Belize has taken noteworthy steps to fix their aquaculture problems in the last decade, but there is still work to be done to help create a sustainable shrimp farming system that benefits both the economy and the environment.  As William Cronon points out, the flaw we have when attempting to understand and control nature and wildness is that we lack a basic understanding of what wildness is and how it functions.  This leads to unforeseen and unfortunate results when we try to integrate ourselves with nature (Cronon).  Belize attempted to work against the natural world for financial reasons and the results were catastrophic.  A sustainable shrimp farming process in Belize is achievable and they are now on the right path.  The system is currently being revolutionized and the future looks bright for shrimp aquaculture in Belize.

Works Cited

Cronon, W. (1995). The Trouble with Wilderness: A Response. Uncommon Ground: Rethinking the Human Place in Nature, 69-90.

Hardesty, M. (2015). Threats to the Coast [Powerpoint Slides].


Ensuring Preservation of the Mayan Culture

We have spent the past few days in the small town of Blue Creek, Belize. While here, we had the opportunity to visit the Tumul K’in Center of Learning for the surrounding Mayan community. The school teaches Mayan children from ages 13 to 20 everything from mathematics and English to traditional Mayan cultural knowledge. The school teaches sixty percent traditional academic classes like the mathematics and English courses while the remaining forty percent of classes center around their Mayan cultures and ancient knowledge. While this could potentially take away from the students’ opportunity to learn about the inter-workings of today’s world, it is still important that they learn about their complex cultural history that was so vital to their ancestor’s daily lives and general survival. During our visit with the Pamunkey Indians at the Pamunkey Indian Reservation, we were told by a native Warren Taylor that a lot of their cultural knowledge and history had been lost because it had not been passed on from generation to generation in the past couple centuries. Warren’s grandfather, Warren Cook, did not learn much from his father because he wanted a better, more modern-world oriented lifestyle for his son. This is why it is so important that the Mayans teach their students about their cultural history so is does not die with a generation.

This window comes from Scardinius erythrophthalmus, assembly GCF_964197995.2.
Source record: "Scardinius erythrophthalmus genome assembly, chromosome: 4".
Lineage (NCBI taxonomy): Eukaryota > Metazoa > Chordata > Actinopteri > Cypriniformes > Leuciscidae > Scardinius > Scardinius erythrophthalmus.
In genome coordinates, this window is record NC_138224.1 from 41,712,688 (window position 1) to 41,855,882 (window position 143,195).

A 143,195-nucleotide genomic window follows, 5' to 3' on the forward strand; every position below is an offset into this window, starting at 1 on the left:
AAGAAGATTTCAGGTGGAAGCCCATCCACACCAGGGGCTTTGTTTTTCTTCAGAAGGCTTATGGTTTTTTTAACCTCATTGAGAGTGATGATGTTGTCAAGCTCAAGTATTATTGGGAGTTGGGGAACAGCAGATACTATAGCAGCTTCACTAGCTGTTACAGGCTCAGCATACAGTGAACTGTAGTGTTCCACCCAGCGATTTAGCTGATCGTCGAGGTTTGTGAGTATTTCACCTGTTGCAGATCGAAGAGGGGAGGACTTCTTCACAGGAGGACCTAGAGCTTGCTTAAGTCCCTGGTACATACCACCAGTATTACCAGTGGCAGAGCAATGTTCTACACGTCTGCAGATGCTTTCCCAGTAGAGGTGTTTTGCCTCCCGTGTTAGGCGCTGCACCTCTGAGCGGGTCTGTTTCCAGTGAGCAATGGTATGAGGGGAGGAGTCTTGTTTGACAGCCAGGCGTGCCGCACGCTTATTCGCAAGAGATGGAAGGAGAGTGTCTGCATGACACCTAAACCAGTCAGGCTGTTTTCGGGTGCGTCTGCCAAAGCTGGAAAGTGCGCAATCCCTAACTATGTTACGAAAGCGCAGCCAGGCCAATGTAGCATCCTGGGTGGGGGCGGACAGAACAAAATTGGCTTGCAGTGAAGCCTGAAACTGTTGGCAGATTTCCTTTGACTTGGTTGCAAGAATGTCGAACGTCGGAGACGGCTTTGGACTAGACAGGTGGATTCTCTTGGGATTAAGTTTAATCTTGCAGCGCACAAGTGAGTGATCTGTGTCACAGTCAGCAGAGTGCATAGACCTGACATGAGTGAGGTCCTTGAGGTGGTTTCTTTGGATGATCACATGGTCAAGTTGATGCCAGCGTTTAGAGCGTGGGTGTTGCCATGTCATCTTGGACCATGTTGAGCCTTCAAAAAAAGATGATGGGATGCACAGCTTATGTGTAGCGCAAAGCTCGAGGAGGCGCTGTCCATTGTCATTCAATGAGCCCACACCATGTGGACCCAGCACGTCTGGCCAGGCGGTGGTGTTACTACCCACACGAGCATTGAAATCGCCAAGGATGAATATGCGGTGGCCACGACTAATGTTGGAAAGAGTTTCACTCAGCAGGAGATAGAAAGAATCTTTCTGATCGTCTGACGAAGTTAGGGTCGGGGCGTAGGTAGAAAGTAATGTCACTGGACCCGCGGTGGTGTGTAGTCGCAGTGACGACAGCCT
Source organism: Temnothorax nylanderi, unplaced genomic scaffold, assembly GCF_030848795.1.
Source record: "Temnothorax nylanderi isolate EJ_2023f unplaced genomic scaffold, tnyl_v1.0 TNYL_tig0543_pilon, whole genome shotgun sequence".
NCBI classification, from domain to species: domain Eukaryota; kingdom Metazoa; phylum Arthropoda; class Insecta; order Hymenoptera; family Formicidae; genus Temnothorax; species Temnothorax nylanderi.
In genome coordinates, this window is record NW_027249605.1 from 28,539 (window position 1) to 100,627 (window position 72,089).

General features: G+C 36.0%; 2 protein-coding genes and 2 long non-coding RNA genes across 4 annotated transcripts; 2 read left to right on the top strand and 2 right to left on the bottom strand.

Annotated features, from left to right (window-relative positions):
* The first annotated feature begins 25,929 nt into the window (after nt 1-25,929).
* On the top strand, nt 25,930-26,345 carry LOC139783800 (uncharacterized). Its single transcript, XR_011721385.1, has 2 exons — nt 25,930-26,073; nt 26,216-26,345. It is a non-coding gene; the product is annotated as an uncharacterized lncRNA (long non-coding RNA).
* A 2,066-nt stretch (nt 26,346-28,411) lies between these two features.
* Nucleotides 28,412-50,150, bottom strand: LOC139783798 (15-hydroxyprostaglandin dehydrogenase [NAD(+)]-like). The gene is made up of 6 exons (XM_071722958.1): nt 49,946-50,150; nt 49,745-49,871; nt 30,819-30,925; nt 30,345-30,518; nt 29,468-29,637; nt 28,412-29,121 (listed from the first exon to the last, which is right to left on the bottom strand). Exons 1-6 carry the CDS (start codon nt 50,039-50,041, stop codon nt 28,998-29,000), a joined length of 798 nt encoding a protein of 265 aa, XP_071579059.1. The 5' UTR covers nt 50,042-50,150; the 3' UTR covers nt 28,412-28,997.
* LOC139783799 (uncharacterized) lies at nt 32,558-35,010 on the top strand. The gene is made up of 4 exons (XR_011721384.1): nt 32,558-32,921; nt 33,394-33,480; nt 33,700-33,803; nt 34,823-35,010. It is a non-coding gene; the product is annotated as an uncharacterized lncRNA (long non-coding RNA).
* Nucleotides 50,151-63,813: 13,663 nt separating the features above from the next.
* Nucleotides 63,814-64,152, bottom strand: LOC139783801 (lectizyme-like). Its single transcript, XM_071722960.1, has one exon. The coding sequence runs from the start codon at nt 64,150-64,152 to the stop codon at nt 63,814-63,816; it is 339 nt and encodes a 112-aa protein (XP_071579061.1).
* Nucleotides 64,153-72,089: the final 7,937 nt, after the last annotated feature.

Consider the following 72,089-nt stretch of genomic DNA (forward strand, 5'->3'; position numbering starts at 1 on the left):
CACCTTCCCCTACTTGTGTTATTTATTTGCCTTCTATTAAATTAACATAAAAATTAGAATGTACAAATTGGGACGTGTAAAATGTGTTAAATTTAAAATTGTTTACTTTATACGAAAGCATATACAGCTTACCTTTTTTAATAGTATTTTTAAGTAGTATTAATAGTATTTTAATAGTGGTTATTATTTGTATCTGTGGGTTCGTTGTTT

We had the opportunity to visit with the Ack family while in Blue Creek, an average local family with seven children, two of which attended the Tumul K’in school. As we were trying to communicate with the youngest child of two years, his mother informed us that he does not understand English because they speak in their native Mayan language at home. The fact that the Ack family still speaks their native Mayan language at home in a country where the official language is the modern English shows that the people from this culture want to keep their ancient values, beliefs and language alive and close to heart. As seen with the Pamunkey, it is very easy to lose vital cultural knowledge if it is not passed on to the next generation. It is obvious how important this ancient culture is to the present Mayans at Blue Creek, and even if the class time could be spent learning more about how to be successful in today’s modern world, learning about their ancient traditions should be a priority as well. We have seen how easy it is for knowledge to be lost, and if the Mayans wish to ensure the preservation of their culture, it is a good thing they are teaching it in their school alongside the more modern classes.